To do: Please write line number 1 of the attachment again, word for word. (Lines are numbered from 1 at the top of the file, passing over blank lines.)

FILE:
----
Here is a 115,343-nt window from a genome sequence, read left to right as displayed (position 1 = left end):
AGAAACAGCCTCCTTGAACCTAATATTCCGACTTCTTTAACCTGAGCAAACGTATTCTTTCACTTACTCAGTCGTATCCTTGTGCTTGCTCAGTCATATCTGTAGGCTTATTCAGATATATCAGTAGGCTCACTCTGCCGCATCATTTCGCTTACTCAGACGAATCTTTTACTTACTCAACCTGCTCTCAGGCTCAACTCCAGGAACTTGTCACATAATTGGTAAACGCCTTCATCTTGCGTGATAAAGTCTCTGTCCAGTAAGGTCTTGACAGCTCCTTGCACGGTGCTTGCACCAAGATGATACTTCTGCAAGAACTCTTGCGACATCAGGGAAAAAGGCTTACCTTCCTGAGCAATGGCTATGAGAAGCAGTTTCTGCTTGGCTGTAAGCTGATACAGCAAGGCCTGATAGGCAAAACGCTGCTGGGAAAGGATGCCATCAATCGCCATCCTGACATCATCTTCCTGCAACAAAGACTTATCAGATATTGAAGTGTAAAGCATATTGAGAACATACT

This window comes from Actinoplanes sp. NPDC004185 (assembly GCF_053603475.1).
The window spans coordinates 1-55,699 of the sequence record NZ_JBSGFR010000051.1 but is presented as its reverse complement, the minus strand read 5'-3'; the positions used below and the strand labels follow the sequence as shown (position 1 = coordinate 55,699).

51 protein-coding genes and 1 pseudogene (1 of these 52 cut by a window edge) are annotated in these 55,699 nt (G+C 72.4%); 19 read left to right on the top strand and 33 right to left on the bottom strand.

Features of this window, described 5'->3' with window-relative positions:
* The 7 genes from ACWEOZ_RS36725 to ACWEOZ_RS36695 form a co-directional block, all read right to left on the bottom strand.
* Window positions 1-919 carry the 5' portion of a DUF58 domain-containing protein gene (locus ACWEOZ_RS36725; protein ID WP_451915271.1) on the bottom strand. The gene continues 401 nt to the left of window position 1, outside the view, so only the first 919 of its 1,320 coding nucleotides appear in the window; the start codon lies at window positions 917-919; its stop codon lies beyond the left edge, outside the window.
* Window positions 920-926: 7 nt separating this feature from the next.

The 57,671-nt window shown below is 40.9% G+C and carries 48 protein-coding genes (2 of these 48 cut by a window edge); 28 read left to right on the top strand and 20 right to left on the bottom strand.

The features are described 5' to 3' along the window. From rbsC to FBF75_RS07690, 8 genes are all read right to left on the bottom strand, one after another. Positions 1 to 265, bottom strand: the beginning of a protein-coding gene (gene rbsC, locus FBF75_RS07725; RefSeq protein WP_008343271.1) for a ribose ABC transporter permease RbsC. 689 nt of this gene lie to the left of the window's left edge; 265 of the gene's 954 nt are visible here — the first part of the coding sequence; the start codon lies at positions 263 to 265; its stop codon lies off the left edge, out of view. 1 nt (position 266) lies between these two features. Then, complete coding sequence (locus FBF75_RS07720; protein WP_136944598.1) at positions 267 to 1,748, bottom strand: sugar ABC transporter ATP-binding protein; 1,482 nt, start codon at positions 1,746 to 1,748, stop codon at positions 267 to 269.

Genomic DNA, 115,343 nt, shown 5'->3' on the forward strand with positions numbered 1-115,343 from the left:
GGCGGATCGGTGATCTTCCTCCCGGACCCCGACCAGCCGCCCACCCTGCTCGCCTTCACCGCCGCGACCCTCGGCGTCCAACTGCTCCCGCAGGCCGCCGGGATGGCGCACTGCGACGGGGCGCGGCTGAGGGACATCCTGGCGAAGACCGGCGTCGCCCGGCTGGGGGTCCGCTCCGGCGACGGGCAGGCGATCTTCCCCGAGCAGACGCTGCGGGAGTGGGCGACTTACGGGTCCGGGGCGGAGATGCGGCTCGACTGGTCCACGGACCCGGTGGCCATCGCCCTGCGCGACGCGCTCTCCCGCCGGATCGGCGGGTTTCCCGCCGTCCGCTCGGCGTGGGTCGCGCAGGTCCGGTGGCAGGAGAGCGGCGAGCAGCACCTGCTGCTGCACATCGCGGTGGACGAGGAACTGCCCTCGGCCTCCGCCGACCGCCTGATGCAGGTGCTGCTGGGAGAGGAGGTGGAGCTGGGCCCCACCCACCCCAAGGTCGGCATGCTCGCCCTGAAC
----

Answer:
Here is a 115,343-nt window from a genome sequence, read left to right as displayed (position 1 = left end):